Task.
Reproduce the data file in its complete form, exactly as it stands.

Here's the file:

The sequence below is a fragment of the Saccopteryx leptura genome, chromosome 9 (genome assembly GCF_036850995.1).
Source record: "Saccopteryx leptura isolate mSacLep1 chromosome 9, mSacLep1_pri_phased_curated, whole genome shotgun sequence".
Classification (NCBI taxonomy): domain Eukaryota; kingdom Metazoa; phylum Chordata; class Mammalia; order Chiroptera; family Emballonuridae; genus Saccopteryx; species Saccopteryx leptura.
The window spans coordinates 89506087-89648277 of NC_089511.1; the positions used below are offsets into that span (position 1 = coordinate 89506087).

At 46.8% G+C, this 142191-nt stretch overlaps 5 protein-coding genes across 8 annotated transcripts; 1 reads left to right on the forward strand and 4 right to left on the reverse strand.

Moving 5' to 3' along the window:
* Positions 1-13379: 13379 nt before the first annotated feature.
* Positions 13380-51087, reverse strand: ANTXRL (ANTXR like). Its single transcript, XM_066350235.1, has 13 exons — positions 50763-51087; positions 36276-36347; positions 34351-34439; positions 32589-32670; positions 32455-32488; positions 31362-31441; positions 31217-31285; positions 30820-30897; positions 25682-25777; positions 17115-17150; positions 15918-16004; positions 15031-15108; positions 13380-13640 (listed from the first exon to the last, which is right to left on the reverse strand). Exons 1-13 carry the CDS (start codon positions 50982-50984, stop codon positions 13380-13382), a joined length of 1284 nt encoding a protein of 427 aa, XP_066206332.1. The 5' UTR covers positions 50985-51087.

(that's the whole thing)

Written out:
The sequence below is a fragment of the Saccopteryx leptura genome, chromosome 9 (genome assembly GCF_036850995.1).
Source record: "Saccopteryx leptura isolate mSacLep1 chromosome 9, mSacLep1_pri_phased_curated, whole genome shotgun sequence".
Classification (NCBI taxonomy): domain Eukaryota; kingdom Metazoa; phylum Chordata; class Mammalia; order Chiroptera; family Emballonuridae; genus Saccopteryx; species Saccopteryx leptura.
The window spans coordinates 89506087-89648277 of NC_089511.1; the positions used below are offsets into that span (position 1 = coordinate 89506087).

At 46.8% G+C, this 142191-nt stretch overlaps 5 protein-coding genes across 8 annotated transcripts; 1 reads left to right on the forward strand and 4 right to left on the reverse strand.

Moving 5' to 3' along the window:
* Positions 1-13379: 13379 nt before the first annotated feature.
* Positions 13380-51087, reverse strand: ANTXRL (ANTXR like). Its single transcript, XM_066350235.1, has 13 exons — positions 50763-51087; positions 36276-36347; positions 34351-34439; positions 32589-32670; positions 32455-32488; positions 31362-31441; positions 31217-31285; positions 30820-30897; positions 25682-25777; positions 17115-17150; positions 15918-16004; positions 15031-15108; positions 13380-13640 (listed from the first exon to the last, which is right to left on the reverse strand). Exons 1-13 carry the CDS (start codon positions 50982-50984, stop codon positions 13380-13382), a joined length of 1284 nt encoding a protein of 427 aa, XP_066206332.1. The 5' UTR covers positions 50985-51087.